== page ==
We picked a device from Ikea, Adrätt, for the two reasons that it was – considering the quality – surprisingly cheap and that Ikea grant five years of warranty on appliances. They don't make their own kitchen appliances but rebrand products of other manufacturers. Adrätt was probably a rebranded Frigidaire Gallery. Was I say because it was discontinued after we pre-ordered it. We called Ikea multiple times for updates about the availability, and at some point they even encouraged us to consider purchasing a different product. Luckily we didn't, because six months after our first attempt we surprisingly could order it and got it delivered.

Microwave oven

[edit | edit source]

My criteria for a microwave oven were that it…

  • could be used for built-in
  • had a good ratio of interior space to outer dimensions
  • had a large turntable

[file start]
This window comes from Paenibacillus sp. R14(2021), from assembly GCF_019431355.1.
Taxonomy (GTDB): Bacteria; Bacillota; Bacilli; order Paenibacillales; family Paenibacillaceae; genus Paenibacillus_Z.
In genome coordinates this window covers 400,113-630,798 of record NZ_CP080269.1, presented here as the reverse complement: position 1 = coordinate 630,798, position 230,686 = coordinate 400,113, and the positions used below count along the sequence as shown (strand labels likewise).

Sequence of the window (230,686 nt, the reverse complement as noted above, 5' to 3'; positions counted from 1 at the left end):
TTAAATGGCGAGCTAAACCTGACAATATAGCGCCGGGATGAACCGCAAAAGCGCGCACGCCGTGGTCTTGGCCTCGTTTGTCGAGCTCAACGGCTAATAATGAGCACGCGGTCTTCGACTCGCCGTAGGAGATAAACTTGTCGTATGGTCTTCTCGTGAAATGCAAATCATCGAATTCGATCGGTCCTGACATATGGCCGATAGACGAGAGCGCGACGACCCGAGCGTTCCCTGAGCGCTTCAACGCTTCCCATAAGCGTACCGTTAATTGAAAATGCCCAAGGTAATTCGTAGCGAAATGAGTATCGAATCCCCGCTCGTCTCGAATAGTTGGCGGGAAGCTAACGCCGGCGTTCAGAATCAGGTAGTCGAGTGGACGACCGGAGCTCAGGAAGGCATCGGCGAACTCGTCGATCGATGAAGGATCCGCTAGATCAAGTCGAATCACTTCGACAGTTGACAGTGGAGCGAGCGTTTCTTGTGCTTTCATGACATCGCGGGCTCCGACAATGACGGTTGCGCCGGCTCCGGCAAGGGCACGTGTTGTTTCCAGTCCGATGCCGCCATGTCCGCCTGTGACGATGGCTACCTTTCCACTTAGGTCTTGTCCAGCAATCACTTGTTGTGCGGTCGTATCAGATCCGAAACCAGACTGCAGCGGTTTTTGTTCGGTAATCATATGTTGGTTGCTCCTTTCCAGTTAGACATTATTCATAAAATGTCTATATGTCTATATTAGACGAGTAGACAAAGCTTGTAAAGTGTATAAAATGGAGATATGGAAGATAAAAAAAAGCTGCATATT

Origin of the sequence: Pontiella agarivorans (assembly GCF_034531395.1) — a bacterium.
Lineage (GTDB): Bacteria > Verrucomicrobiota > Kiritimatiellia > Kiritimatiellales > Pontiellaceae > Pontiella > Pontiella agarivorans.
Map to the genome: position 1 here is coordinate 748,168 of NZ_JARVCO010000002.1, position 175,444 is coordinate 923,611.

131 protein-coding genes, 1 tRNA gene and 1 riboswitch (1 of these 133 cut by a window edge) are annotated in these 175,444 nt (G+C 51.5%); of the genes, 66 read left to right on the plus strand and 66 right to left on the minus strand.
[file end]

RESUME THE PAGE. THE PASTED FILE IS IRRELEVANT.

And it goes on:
• had a decent wattage
  • had a door swinging to the side rather than to the bottom, since we wanted to install the device above the oven, which is kind of high up; I am not too tall and need to easily reach the interior
  • matched the oven, visually

We decided to buy another product from Ikea, Huvudsaklig (obviously a Frigidaire Gallery, too). This one was rather expensive and we probably could have saved a lot of money choosing something different. The reasons why we bought it anyways were that we liked this product, that it came with a five year warranty, too, and above all that we were sure that the trim kit would fit. As you can see in the picture, this device is not as wide as the cabinet; Ikea (and other manufacturers) therefore offer a frame to cover the gaps around the device.


[edit | edit source]